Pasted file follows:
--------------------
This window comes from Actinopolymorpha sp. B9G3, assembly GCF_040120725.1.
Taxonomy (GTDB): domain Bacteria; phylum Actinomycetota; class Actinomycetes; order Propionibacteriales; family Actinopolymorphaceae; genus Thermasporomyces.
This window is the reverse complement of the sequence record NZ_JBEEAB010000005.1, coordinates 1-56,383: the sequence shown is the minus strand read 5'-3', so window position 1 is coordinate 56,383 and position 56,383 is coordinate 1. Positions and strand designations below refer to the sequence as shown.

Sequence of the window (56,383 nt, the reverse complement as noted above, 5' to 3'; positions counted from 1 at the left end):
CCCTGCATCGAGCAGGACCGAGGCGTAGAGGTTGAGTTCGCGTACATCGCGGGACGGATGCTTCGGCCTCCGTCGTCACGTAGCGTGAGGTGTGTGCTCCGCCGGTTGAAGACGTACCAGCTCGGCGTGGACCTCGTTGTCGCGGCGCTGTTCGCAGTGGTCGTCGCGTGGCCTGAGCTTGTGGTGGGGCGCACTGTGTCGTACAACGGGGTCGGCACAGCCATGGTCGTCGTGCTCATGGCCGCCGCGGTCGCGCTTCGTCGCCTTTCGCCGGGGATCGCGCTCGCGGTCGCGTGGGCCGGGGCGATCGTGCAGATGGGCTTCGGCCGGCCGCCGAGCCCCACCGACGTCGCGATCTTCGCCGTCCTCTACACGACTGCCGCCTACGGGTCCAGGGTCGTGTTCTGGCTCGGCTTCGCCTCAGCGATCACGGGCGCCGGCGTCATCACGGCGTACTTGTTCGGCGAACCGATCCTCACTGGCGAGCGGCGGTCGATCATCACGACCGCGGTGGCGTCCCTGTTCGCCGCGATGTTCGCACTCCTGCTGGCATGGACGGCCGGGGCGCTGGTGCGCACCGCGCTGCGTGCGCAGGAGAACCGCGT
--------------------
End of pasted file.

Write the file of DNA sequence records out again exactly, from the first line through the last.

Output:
This window comes from Actinopolymorpha sp. B9G3, assembly GCF_040120725.1.
Taxonomy (GTDB): domain Bacteria; phylum Actinomycetota; class Actinomycetes; order Propionibacteriales; family Actinopolymorphaceae; genus Thermasporomyces.
This window is the reverse complement of the sequence record NZ_JBEEAB010000005.1, coordinates 1-56,383: the sequence shown is the minus strand read 5'-3', so window position 1 is coordinate 56,383 and position 56,383 is coordinate 1. Positions and strand designations below refer to the sequence as shown.

Sequence of the window (56,383 nt, the reverse complement as noted above, 5' to 3'; positions counted from 1 at the left end):
CCCTGCATCGAGCAGGACCGAGGCGTAGAGGTTGAGTTCGCGTACATCGCGGGACGGATGCTTCGGCCTCCGTCGTCACGTAGCGTGAGGTGTGTGCTCCGCCGGTTGAAGACGTACCAGCTCGGCGTGGACCTCGTTGTCGCGGCGCTGTTCGCAGTGGTCGTCGCGTGGCCTGAGCTTGTGGTGGGGCGCACTGTGTCGTACAACGGGGTCGGCACAGCCATGGTCGTCGTGCTCATGGCCGCCGCGGTCGCGCTTCGTCGCCTTTCGCCGGGGATCGCGCTCGCGGTCGCGTGGGCCGGGGCGATCGTGCAGATGGGCTTCGGCCGGCCGCCGAGCCCCACCGACGTCGCGATCTTCGCCGTCCTCTACACGACTGCCGCCTACGGGTCCAGGGTCGTGTTCTGGCTCGGCTTCGCCTCAGCGATCACGGGCGCCGGCGTCATCACGGCGTACTTGTTCGGCGAACCGATCCTCACTGGCGAGCGGCGGTCGATCATCACGACCGCGGTGGCGTCCCTGTTCGCCGCGATGTTCGCACTCCTGCTGGCATGGACGGCCGGGGCGCTGGTGCGCACCGCGCTGCGTGCGCAGGAGAACCGCGT